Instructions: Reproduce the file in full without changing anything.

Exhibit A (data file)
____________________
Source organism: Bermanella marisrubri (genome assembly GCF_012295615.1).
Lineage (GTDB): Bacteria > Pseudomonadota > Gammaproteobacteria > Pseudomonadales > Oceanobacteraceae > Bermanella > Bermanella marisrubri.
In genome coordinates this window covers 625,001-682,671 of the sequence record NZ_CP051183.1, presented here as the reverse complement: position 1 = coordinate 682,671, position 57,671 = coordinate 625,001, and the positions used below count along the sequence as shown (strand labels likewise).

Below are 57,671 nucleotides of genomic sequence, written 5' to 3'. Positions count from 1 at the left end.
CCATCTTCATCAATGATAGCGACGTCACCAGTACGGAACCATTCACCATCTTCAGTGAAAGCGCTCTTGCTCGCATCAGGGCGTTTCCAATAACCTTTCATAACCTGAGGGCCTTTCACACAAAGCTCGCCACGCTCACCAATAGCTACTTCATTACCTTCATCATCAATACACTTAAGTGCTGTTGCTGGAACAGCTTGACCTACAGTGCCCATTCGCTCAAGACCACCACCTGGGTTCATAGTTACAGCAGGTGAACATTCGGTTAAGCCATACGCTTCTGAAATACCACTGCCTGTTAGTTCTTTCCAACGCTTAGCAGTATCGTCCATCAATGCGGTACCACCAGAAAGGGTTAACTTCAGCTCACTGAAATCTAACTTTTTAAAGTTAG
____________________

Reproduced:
Source organism: Bermanella marisrubri (genome assembly GCF_012295615.1).
Lineage (GTDB): Bacteria > Pseudomonadota > Gammaproteobacteria > Pseudomonadales > Oceanobacteraceae > Bermanella > Bermanella marisrubri.
In genome coordinates this window covers 625,001-682,671 of the sequence record NZ_CP051183.1, presented here as the reverse complement: position 1 = coordinate 682,671, position 57,671 = coordinate 625,001, and the positions used below count along the sequence as shown (strand labels likewise).

Below are 57,671 nucleotides of genomic sequence, written 5' to 3'. Positions count from 1 at the left end.
CCATCTTCATCAATGATAGCGACGTCACCAGTACGGAACCATTCACCATCTTCAGTGAAAGCGCTCTTGCTCGCATCAGGGCGTTTCCAATAACCTTTCATAACCTGAGGGCCTTTCACACAAAGCTCGCCACGCTCACCAATAGCTACTTCATTACCTTCATCATCAATACACTTAAGTGCTGTTGCTGGAACAGCTTGACCTACAGTGCCCATTCGCTCAAGACCACCACCTGGGTTCATAGTTACAGCAGGTGAACATTCGGTTAAGCCATACGCTTCTGAAATACCACTGCCTGTTAGTTCTTTCCAACGCTTAGCAGTATCGTCCATCAATGCGGTACCACCAGAAAGGGTTAACTTCAGCTCACTGAAATCTAACTTTTTAAAGTTAG